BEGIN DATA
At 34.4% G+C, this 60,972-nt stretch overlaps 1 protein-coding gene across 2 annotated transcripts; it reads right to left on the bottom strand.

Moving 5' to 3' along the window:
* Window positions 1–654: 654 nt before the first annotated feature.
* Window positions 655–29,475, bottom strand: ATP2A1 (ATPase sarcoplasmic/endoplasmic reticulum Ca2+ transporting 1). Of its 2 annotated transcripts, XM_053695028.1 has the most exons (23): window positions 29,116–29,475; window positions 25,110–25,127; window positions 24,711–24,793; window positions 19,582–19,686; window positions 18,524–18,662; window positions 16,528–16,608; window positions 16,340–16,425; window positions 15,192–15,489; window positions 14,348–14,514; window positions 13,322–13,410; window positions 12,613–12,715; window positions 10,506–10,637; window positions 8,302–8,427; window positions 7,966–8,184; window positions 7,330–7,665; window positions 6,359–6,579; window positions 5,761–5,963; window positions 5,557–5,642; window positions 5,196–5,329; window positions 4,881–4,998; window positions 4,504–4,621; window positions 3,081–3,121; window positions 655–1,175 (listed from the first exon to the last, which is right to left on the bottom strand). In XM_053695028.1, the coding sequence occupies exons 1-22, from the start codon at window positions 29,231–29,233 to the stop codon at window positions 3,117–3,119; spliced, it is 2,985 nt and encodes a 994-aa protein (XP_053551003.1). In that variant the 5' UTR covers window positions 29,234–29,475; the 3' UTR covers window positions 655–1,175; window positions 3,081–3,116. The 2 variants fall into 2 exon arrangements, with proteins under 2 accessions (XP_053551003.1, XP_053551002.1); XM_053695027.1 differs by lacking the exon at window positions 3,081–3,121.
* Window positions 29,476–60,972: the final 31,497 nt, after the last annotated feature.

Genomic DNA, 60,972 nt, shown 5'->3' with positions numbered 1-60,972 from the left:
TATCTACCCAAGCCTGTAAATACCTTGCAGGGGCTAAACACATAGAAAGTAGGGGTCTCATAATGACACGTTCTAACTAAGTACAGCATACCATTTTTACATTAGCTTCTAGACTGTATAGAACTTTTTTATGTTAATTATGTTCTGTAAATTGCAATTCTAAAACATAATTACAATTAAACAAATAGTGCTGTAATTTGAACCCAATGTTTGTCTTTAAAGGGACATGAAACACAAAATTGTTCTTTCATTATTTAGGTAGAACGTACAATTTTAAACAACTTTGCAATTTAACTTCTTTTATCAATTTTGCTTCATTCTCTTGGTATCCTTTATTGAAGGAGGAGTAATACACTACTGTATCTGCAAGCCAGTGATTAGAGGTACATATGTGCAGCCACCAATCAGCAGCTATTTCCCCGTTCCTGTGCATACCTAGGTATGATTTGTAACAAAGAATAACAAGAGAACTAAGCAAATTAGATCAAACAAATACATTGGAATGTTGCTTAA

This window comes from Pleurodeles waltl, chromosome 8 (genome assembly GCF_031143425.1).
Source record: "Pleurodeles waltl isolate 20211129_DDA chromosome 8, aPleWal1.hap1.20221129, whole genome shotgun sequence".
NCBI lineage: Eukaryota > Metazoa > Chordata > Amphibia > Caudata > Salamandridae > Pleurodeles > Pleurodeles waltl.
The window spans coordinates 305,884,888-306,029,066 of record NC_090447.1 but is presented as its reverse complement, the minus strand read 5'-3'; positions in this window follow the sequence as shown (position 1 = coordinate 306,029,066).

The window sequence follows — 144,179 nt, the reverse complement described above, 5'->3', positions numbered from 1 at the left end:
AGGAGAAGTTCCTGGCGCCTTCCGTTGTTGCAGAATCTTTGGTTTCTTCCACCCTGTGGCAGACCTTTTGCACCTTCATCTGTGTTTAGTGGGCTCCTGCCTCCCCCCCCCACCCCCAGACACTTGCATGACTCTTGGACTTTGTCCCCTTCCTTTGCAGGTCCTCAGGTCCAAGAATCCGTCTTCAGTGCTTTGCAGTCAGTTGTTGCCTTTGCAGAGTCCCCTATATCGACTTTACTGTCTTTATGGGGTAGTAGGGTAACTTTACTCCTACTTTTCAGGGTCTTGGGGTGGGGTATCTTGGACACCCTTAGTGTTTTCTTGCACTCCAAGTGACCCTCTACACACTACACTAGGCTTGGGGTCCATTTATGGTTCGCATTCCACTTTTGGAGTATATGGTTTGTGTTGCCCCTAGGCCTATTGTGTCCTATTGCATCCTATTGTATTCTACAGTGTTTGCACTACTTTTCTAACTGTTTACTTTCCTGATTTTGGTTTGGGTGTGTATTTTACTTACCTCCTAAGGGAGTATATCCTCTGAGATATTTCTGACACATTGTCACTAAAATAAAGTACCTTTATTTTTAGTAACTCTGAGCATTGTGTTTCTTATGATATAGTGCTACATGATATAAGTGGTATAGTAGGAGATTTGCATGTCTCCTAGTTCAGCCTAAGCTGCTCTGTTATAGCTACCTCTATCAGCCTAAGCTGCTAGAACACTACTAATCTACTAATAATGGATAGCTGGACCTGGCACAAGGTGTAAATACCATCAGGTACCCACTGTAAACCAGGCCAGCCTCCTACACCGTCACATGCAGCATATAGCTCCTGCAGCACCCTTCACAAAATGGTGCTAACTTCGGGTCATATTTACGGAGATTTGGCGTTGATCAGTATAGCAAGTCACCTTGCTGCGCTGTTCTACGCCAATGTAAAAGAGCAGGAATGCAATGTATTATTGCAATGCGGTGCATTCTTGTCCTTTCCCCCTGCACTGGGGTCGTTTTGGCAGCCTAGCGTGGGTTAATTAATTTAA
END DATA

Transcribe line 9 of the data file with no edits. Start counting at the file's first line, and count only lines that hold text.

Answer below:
Source record: "Pleurodeles waltl isolate 20211129_DDA chromosome 8, aPleWal1.hap1.20221129, whole genome shotgun sequence".